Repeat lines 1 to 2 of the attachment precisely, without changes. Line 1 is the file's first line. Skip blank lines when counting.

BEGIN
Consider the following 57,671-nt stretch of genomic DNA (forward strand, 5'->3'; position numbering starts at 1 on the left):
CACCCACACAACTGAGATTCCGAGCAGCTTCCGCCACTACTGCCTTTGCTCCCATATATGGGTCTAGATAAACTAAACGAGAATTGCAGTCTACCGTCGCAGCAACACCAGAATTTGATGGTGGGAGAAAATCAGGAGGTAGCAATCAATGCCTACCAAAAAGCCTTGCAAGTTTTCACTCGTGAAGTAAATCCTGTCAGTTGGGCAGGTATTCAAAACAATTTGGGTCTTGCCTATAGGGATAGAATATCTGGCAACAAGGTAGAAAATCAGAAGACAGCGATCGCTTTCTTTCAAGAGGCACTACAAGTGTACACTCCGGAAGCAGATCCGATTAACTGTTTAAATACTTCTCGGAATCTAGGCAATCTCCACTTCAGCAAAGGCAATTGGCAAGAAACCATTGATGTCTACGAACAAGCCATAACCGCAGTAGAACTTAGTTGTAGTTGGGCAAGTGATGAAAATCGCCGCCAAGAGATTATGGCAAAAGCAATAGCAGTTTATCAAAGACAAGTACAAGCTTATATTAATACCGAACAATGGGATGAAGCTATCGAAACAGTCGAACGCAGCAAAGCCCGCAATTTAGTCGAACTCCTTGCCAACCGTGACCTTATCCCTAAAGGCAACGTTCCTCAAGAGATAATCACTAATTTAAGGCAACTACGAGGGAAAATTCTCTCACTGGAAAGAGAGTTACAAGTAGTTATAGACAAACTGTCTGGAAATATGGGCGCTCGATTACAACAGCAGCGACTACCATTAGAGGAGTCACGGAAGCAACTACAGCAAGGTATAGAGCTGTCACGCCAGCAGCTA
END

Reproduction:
Consider the following 57,671-nt stretch of genomic DNA (forward strand, 5'->3'; position numbering starts at 1 on the left):
CACCCACACAACTGAGATTCCGAGCAGCTTCCGCCACTACTGCCTTTGCTCCCATATATGGGTCTAGATAAACTAAACGAGAATTGCAGTCTACCGTCGCAGCAACACCAGAATTTGATGGTGGGAGAAAATCAGGAGGTAGCAATCAATGCCTACCAAAAAGCCTTGCAAGTTTTCACTCGTGAAGTAAATCCTGTCAGTTGGGCAGGTATTCAAAACAATTTGGGTCTTGCCTATAGGGATAGAATATCTGGCAACAAGGTAGAAAATCAGAAGACAGCGATCGCTTTCTTTCAAGAGGCACTACAAGTGTACACTCCGGAAGCAGATCCGATTAACTGTTTAAATACTTCTCGGAATCTAGGCAATCTCCACTTCAGCAAAGGCAATTGGCAAGAAACCATTGATGTCTACGAACAAGCCATAACCGCAGTAGAACTTAGTTGTAGTTGGGCAAGTGATGAAAATCGCCGCCAAGAGATTATGGCAAAAGCAATAGCAGTTTATCAAAGACAAGTACAAGCTTATATTAATACCGAACAATGGGATGAAGCTATCGAAACAGTCGAACGCAGCAAAGCCCGCAATTTAGTCGAACTCCTTGCCAACCGTGACCTTATCCCTAAAGGCAACGTTCCTCAAGAGATAATCACTAATTTAAGGCAACTACGAGGGAAAATTCTCTCACTGGAAAGAGAGTTACAAGTAGTTATAGACAAACTGTCTGGAAATATGGGCGCTCGATTACAACAGCAGCGACTACCATTAGAGGAGTCACGGAAGCAACTACAGCAAGGTATAGAGCTGTCACGCCAGCAGCTA